Call for Papers: Yale Journal of Criticism
Thread poster: Roomy Naqvy

Roomy Naqvy  Identity Verified
Local time: 03:21
English to Hindi
+ ...
Nov 13, 2001

Dear Colleagues,

Kindly see the following:



The Yale Journal of Criticism welcomes articles for a projected

volume on the theory and practice of translation. This issue is

open to all fields, periods, genres, and media, and encourages

submissions of an interdisciplinary nature.

We invite contributors to explore the following questions, which aim

to initiate a conversation about translation that will be provocatively

broad in both historical and methodological terms:

(1) How has the question of translation assumed a central position

in some of major linguistic and cultural developments of the past,

including the emergence of the vernacular in the Latin Middle Ages;

the transition from manuscript to print culture in the Renaissance;

and, more recently, the ascendancy of electronic texts and the

globalization of literary culture? How has translation figured in the

sociopolitical upheaval that has accompanied historical change,

particularly with regard to issues of gender, ethnicity, sexuality,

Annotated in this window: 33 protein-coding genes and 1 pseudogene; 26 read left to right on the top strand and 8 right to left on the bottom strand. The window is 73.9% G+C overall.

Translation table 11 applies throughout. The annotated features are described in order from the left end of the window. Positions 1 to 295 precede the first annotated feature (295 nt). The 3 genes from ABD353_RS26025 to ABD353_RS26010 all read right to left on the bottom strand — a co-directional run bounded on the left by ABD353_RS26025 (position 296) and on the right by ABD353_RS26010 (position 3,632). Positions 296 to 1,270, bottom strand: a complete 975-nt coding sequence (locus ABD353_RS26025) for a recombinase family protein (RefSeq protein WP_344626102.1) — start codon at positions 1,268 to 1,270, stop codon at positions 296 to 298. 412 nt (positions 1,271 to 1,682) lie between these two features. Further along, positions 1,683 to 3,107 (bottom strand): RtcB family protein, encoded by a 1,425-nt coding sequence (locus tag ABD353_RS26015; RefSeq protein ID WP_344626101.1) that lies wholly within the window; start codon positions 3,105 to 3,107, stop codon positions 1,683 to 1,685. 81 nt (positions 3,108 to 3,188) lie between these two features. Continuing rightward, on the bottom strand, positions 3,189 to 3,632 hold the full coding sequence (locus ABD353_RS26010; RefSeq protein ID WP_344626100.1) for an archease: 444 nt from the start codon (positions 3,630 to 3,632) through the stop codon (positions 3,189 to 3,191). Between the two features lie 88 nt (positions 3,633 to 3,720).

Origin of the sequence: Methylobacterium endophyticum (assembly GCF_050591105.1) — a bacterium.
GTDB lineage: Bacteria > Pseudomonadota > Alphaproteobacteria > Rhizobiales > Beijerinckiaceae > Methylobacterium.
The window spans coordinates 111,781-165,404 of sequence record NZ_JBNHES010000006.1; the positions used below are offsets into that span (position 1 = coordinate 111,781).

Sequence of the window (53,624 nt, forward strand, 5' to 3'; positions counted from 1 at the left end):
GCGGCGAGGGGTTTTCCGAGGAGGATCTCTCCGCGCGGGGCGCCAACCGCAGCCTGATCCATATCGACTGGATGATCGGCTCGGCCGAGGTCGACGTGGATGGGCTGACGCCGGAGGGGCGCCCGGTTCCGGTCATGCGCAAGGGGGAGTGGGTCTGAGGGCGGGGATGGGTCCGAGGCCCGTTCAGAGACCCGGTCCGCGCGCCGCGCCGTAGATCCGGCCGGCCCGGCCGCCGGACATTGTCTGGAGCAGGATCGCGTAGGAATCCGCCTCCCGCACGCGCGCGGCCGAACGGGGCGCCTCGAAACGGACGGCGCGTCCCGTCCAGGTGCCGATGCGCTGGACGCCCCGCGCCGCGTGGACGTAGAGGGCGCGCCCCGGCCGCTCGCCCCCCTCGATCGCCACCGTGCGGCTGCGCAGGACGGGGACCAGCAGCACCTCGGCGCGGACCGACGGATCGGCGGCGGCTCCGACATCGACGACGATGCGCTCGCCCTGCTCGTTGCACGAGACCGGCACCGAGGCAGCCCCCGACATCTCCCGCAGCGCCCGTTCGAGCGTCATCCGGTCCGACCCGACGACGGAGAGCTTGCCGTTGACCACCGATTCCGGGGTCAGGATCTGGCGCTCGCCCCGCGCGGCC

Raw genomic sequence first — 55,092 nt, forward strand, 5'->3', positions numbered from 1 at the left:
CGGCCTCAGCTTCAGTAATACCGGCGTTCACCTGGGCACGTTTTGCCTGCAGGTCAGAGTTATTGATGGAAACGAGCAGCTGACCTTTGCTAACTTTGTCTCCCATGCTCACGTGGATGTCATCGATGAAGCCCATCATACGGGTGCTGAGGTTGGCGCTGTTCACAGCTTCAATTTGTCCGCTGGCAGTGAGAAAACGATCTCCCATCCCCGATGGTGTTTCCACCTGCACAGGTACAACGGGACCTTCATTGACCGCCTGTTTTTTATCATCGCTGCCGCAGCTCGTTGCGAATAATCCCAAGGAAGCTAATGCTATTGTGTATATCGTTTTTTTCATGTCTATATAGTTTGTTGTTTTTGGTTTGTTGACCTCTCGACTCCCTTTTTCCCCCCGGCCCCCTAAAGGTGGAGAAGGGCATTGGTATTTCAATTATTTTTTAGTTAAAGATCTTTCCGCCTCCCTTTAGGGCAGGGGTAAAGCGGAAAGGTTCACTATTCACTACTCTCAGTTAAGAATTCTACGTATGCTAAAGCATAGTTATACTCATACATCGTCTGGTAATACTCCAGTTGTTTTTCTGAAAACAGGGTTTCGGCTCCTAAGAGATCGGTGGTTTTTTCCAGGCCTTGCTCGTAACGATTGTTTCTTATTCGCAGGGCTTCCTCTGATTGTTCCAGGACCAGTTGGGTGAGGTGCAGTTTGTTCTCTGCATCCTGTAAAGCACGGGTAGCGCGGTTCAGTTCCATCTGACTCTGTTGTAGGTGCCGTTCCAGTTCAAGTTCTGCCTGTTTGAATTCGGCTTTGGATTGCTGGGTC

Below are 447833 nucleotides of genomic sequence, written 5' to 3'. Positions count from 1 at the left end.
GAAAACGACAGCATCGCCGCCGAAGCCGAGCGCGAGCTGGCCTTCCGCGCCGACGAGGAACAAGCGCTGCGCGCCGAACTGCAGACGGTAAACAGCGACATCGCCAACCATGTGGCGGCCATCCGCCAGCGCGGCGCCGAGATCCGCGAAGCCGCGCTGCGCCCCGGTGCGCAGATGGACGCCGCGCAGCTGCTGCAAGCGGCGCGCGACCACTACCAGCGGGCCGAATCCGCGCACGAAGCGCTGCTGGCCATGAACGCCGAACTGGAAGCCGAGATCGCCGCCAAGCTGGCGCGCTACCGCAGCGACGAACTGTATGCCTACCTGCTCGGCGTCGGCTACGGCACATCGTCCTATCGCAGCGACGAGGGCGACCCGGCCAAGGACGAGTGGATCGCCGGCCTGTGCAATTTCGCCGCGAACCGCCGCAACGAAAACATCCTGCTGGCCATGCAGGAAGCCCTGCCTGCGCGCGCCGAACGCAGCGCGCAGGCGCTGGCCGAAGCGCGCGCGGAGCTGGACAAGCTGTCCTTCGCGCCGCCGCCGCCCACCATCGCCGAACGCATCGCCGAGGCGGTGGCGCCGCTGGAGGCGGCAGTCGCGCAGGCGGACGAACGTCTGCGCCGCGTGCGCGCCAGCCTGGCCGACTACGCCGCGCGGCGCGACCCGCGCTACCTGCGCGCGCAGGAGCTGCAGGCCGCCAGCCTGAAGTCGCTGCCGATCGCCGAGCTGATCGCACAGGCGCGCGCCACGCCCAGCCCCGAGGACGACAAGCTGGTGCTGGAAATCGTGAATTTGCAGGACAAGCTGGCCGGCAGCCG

and power?

(2) Given the increased globalization of literary and cultural studies,

what new theories of translation will arise in conjunction with the

pressing need to render texts into the various languages of the

\"global village\"? How will the social and political developments that

accompany the internalization of literary and cultural studies affect

our understanding of translation? For example, how might the

literary geopolitics and ideological issues inherent in post-

colonialism influence the work of translation?

(3) What formal and thematic challenges do certain genres and

media pose to the translator, and how do these challenges affect

the reception of these cultural productions? How is translation

among languages similar to (or different from) translation among

media--for example, a sculpture that responds to a poem, a

symphony that responds to a painting, the illustration of literary

texts, the adaptation of text into film, or even the addition of

subtitles to film?

(4) How will developments in technology -- for example, computer

programs for translation and the increased circulation of hypertext

and electronic texts -- shape the future of translation?

(5) What cultural and formal elements constitute what Benjamin

termed a work\'s \"translatability\"? How might differences in media,

culture, politics, genre, and language conspire to make a text or

image \"translatable\" or \"untranslatable\"?

Please submit manuscripts in duplicate by July 31, 2002 to:


P. O. Box 208298

New Haven, CT 06520-8298

For Guidelines on how to submit, please see:


Best wishes to everyone.


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Call for Papers: Yale Journal of Criticism

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